Let $a,b$ be two positive integer numbers. A group $G$ is called *$a{\times}b$-decomposable* if there are subsets $A,B\subset G$ of cardinality $|A|=a$ and $|B|=b$ such that $AB=G$ where $AB=\{xy:x\in A,\;y\in B\}$.

I am looking for an example of a finite group $G$ which is not $a{\times}b$-decomposable for some numbers $a,b$ with $a\cdot b=|G|$.

**Remark.** It is easy to see that a group $G$ is $a{\times}b$-decomposable if $a\cdot b=|G|$ and $G$ contains a subgroup of order or index equal to $a$ or $b$. Consequently, any Abelian group $G$ is $a{\times}b$-decomposable for any numbers $a,b$ with $a\cdot b=|G|$.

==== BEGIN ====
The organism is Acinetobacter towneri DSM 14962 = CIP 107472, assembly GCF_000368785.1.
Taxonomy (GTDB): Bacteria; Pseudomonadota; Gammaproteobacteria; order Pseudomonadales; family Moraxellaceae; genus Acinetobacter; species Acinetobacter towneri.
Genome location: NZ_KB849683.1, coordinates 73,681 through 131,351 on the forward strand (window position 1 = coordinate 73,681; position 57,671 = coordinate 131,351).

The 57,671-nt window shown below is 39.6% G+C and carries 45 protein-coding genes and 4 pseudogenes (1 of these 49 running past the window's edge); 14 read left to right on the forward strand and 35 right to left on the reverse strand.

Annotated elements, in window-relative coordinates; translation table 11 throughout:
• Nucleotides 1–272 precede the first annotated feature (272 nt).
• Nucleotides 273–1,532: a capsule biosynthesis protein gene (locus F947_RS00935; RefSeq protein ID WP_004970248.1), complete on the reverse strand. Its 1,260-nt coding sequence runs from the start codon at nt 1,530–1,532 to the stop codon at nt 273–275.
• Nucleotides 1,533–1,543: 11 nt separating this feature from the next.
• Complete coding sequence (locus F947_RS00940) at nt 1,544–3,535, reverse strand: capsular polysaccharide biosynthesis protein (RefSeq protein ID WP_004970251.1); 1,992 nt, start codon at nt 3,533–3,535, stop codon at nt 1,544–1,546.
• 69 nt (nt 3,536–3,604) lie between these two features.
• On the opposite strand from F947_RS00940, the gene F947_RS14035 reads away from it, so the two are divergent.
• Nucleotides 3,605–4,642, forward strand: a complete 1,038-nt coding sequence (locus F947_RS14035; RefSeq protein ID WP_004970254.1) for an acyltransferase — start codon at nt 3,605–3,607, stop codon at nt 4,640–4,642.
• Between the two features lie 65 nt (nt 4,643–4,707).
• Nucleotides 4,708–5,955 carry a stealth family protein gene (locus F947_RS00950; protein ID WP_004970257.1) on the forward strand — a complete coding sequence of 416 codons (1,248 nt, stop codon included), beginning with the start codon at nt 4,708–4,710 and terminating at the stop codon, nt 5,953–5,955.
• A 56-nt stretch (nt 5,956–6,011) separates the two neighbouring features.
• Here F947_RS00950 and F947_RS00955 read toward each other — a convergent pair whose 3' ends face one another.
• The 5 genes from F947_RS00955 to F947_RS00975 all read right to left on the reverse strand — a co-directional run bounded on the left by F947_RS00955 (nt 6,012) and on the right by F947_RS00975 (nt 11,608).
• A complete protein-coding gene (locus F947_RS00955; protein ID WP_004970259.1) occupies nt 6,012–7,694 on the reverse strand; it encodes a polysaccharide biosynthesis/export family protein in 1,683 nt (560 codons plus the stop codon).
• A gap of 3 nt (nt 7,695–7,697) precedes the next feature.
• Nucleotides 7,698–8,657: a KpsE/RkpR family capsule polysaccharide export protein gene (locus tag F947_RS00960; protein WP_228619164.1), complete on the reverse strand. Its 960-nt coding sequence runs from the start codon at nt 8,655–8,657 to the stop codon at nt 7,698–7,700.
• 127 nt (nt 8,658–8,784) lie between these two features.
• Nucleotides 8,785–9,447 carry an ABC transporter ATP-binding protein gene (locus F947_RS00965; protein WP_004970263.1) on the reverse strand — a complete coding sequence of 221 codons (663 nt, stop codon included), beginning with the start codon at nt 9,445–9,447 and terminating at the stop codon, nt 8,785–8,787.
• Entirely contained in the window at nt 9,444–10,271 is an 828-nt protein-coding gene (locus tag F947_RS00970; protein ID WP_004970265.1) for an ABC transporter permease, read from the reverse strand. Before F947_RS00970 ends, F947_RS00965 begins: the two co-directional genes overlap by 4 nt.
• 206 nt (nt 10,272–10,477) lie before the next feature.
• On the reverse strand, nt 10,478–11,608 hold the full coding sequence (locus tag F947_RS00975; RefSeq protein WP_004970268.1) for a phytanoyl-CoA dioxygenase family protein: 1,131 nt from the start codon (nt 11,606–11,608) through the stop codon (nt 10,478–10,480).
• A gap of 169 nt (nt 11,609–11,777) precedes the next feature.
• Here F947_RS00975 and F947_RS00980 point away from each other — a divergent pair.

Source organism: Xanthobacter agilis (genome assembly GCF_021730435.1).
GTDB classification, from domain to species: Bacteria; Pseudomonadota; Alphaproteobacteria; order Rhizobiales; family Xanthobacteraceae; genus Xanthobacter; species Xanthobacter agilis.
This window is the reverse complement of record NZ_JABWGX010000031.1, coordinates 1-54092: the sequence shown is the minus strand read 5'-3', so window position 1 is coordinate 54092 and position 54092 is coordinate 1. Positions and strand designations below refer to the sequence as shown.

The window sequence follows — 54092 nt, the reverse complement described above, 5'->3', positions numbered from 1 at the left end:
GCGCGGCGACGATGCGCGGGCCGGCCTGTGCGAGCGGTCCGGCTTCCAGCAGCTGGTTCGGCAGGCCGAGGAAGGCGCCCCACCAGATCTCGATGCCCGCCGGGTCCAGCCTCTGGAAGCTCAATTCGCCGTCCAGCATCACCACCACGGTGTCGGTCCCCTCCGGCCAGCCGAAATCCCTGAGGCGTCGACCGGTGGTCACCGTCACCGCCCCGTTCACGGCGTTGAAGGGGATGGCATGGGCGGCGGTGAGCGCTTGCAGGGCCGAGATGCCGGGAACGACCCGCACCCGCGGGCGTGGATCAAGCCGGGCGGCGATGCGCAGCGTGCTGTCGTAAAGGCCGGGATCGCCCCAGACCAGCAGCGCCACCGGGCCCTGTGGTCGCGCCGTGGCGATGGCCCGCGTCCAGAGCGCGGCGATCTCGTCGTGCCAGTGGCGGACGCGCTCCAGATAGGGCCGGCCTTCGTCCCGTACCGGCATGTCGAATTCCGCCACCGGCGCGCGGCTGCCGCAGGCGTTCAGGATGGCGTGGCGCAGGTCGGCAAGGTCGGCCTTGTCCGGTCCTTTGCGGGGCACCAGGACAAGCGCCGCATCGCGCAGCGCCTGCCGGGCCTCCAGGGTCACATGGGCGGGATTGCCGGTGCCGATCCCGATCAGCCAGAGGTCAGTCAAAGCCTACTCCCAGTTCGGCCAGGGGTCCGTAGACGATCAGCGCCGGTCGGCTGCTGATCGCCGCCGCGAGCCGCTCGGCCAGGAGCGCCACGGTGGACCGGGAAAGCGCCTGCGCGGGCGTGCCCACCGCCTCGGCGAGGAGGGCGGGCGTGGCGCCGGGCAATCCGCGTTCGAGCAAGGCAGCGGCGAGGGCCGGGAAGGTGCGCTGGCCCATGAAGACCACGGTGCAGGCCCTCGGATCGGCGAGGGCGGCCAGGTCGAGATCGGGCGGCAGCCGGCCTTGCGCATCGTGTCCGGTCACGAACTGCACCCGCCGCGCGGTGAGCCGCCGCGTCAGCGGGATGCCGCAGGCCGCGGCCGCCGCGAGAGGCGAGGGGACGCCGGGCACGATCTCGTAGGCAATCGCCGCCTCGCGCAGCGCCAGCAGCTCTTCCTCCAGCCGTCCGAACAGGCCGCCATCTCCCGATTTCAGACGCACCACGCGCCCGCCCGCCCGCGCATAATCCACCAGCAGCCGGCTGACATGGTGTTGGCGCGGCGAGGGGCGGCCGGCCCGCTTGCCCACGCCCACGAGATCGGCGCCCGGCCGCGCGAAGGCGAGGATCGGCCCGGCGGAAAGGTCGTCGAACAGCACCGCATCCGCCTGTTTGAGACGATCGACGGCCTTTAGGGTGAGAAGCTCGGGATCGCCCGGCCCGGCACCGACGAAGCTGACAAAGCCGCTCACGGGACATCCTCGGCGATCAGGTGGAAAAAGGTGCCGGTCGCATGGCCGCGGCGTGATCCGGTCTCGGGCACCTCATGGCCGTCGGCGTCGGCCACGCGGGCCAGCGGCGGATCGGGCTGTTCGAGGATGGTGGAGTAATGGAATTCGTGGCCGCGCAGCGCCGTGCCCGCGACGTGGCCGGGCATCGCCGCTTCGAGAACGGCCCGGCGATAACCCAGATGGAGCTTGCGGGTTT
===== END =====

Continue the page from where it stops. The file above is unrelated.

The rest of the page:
According to the answer of Geoff Robinson to this MO-problem the alternating group $A_9$ contains no subgroups of order or index equal to 35.

Question 1.Is the group $A_9$ $35{\times}5184$-decomposable?

By the comments of @YCor to the same MO-problem,

$\bullet$ the group $PSL_2(11)$ has cardinality $|PSL_2(11)|=15\times 44$ but contains no subgroups of order or index 15;

$\bullet$ the group $PSL_2(13)$ has cardinality $|PSL_2(13)|=21\times 52$ but contains no subgroups of order or index 21.

Question 2.Is the group $PSL_2(11)$ $15{\times}44$-decomposable?

Question 3.Is the group $PSL_2(13)$ $21{\times}52$-decomposable?

subsets, not necessarily subgroups.) $\endgroup$ – bof Nov 25 '18 at 2:28